U.S. Fed interest rate “crawl-off” not yet fixed for September

July 28, 2015

?????????????????????????????????????????????????????????????????????????????????????????????????????????????????????????????????????????????????????????????????????????????????????????????????????????????A U.S. Federal Reserve interest rate hike in September is almost certain according to many forecasters and investors, but the decision to tighten policy for the first time in nearly a decade is not as clear-cut as it may appear.

Leaving aside that just a few months ago most of the same people said the same thing about June, which came and went with no rate rise, any unanimity around such a key turning point for the global economy ought to be extremely rare.

The reality is there isn’t a really durable consensus, and what there is of one appears to be fading yet again.

Some of the top primary bond dealers that do business directly with the Fed, Goldman Sachs, Morgan Stanley and Nomura, along with 11 other banks out of 64 in a recent Reuters poll, say the Fed will wait until later in the year.

Bets in financial markets on interest rate futures are split on a knife’s edge and the dollar’s rally, based in large part on expectations for a rate hike, has paused.

Deutsche Bank’s chief U.S. economist Joseph Lavorgna had this to say to clients: “We still have a September hike in the forecast, but the risks are clearly moving in the direction of a further delay in interest rate crawl-off.”

Slower new job creation and still relatively lackluster pay growth has added to doubts that American consumers, the backbone of the world’s largest economy, are ready for a series of interest rate hikes.

Yet Fed Chair Janet Yellen, who moved away from verbally guiding expected policy timing earlier this year to focus on incoming data, clearly set the stage for a rate hike this year in her testimony to Congress earlier this month.

“If the economy evolves as we expect, economic conditions likely would make it appropriate at some point this year to raise the federal funds rate target, thereby beginning to normalize the stance of monetary policy,” Yellen said.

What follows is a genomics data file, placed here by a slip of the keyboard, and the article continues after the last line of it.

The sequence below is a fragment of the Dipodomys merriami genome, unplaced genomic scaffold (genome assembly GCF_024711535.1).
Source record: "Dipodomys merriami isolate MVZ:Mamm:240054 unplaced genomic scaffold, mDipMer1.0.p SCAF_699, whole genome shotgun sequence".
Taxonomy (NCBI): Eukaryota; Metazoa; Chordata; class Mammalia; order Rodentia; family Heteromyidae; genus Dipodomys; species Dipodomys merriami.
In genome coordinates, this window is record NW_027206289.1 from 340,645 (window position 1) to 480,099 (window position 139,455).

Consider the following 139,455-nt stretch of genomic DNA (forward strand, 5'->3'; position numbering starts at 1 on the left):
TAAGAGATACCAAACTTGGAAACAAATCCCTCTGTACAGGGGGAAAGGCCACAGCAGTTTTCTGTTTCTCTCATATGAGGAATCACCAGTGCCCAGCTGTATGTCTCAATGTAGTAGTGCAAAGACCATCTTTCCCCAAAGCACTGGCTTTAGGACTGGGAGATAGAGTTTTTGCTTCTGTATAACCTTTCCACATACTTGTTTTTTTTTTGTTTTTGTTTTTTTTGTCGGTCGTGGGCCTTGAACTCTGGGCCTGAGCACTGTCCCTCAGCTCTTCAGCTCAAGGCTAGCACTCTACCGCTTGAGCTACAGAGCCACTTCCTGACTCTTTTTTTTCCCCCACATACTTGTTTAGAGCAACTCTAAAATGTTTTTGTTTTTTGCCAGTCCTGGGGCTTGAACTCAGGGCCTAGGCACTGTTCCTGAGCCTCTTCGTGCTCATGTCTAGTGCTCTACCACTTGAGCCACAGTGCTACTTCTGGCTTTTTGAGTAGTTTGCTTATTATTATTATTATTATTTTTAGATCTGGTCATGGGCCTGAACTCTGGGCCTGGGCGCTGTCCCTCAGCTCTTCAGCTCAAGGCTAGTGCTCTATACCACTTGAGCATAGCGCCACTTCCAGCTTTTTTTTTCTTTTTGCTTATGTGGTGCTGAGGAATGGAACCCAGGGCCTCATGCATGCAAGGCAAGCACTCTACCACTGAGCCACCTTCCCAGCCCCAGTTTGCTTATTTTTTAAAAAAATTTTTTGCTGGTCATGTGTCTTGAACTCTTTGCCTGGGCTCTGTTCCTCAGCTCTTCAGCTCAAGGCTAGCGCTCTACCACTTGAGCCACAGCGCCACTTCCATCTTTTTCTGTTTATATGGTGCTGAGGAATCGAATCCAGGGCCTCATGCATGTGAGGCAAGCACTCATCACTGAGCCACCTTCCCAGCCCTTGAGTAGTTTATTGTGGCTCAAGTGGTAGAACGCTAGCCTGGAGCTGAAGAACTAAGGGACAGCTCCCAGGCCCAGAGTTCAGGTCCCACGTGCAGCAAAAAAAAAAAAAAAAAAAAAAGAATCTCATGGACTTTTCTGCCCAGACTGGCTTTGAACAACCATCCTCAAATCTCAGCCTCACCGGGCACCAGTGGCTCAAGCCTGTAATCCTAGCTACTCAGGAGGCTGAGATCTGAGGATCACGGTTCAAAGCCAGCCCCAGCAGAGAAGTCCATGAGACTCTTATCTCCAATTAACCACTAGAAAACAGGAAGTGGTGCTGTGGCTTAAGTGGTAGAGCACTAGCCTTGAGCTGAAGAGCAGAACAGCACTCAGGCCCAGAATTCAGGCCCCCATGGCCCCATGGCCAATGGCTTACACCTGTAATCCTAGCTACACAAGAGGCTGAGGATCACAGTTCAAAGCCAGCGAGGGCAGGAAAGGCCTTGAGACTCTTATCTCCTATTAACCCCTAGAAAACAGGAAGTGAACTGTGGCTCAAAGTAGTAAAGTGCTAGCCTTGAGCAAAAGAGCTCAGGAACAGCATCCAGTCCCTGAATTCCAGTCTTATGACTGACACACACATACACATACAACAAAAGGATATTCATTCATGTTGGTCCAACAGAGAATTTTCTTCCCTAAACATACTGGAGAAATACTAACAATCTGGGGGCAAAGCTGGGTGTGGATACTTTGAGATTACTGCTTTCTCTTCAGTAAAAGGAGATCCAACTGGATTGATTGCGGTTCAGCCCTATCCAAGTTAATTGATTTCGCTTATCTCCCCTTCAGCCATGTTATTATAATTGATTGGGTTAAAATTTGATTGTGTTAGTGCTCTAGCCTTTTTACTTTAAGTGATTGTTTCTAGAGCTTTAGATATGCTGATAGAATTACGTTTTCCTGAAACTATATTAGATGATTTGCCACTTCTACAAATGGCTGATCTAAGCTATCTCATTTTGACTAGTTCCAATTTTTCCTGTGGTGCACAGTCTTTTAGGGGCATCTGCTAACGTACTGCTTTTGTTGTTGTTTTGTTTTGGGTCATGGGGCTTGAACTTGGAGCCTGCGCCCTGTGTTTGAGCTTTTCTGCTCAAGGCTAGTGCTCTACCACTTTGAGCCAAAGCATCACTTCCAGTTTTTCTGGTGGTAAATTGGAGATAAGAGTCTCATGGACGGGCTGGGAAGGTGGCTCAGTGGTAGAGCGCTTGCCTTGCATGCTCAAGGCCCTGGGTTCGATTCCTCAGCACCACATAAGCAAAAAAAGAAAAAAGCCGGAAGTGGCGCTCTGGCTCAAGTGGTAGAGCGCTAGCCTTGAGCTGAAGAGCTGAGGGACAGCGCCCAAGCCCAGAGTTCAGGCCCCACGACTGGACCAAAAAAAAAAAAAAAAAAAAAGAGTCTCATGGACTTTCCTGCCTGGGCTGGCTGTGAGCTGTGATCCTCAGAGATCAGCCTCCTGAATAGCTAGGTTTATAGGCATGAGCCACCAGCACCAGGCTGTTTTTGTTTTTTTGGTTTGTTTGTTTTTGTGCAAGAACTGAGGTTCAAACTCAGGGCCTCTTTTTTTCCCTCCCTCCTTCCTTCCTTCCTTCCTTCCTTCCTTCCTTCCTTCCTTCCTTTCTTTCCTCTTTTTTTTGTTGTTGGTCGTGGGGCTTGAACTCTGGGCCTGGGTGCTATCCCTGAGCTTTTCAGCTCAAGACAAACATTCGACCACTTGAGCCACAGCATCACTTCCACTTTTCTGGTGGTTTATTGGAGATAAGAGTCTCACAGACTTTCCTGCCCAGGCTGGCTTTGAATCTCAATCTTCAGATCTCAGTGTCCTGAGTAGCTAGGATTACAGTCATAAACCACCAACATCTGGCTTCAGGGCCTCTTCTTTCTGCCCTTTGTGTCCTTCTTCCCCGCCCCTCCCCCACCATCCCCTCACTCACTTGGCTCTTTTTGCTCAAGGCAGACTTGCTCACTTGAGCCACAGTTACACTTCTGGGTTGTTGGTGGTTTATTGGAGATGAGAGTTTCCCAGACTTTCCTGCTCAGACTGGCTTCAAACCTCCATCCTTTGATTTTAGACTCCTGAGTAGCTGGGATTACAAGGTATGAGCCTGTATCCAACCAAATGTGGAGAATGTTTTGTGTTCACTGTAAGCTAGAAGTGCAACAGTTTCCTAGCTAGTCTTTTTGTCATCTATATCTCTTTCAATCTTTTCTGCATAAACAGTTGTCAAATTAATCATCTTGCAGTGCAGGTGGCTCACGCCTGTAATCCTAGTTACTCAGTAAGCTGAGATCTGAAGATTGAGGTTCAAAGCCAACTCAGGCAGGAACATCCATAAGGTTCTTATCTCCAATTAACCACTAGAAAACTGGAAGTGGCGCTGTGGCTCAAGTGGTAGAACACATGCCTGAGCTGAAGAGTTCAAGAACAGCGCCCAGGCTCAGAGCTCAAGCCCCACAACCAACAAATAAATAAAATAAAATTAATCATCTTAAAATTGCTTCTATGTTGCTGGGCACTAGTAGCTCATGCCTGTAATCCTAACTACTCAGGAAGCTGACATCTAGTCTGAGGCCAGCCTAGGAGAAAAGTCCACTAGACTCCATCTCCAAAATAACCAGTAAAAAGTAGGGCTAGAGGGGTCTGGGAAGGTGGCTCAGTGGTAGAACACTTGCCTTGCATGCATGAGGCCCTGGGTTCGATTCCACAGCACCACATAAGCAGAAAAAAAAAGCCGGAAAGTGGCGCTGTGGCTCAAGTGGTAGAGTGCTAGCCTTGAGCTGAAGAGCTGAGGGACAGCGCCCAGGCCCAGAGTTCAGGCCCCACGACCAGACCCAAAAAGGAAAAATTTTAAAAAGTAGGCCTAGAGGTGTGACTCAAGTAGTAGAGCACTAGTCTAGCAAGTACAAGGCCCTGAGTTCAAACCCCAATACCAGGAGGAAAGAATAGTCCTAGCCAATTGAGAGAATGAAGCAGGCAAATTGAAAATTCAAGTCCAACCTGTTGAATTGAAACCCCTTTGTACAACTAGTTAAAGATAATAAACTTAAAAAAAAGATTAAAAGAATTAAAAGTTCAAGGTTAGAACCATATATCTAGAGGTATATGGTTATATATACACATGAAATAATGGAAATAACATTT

“If we wait longer, it certainly could mean that when we begin to raise rates we might have to do so more rapidly,” Yellen said in response to a question. “An advantage to beginning a little bit earlier is that we might have a more gradual path of rate increases.”

To those hesitating, that probably ought to have provided the necessary push to expect a rate rise this year, and probably soon. After all, she is in charge.

With the Fed meeting to set policy this week, any educated outside observer would be forgiven for asking: if the economy can absorb the first rate hike in nearly a decade eight weeks from now, why can’t it do so this week?

One of the main reasons not to is that this week’s meeting is not followed by a press conference, which would certainly be a useful for trying to explain such a momentous shift in policy and to make sure markets don’t overreact. That also gives the Fed an opportunity at the conclusion of Wednesday’s meeting to give a strong hint rates are about to go up very soon.

Official data on second quarter economic growth due later this week may provide either a crucial barrier or segue to an imminent interest rate rise from the current 0-0.25 percent.

After a 0.2 percent contraction in the first three months of the year, the Reuters consensus is for 2.6 percent seasonally-adjusted annualized growth in the second quarter. A few of the most accurate forecasters expect it to be considerably higher.

“The Fed’s mandate relates to the labor market and inflation, not GDP and inflation, but the GDP data often influence perceptions of the sustainability of labor market improvement,” wrote Jim O’Sullivan at High Frequency Economics. “In turn, a strong bounceback in GDP in Q2 after weakness in Q1 should help the case for Fed action.”

But 2.6 percent growth or even the 3.5 percent forecast by O’Sullivan, the most accurate forecaster on these data over the past year according to StarMine, would not be an exceptionally strong performance by past experience in U.S. recoveries.

Nor would it look any better than this time last year, when the economy contracted by 2.9 percent in Q1, but was then followed by a sharp 4.6 percent rebound in Q2 that subsequently fizzled out. But the Bureau of Economic Analysis may also publish revisions to previous data which some economists think will feed a perception that the economy is on a stronger footing.

A leaked report published on the Fed’s website last week suggested its staff weren’t expecting anything particularly spectacular in the way of growth and suggested only one interest rate hike would be delivered this year.

With no real sign of any meaningful acceleration in inflation — a global force that is worrying most central banks around the world for its weakness, not its potency — the case for a rate rise becomes more difficult to call and hesitation easier to understand.


— with additional reporting by Deepti Govind and Sumanta Dey 

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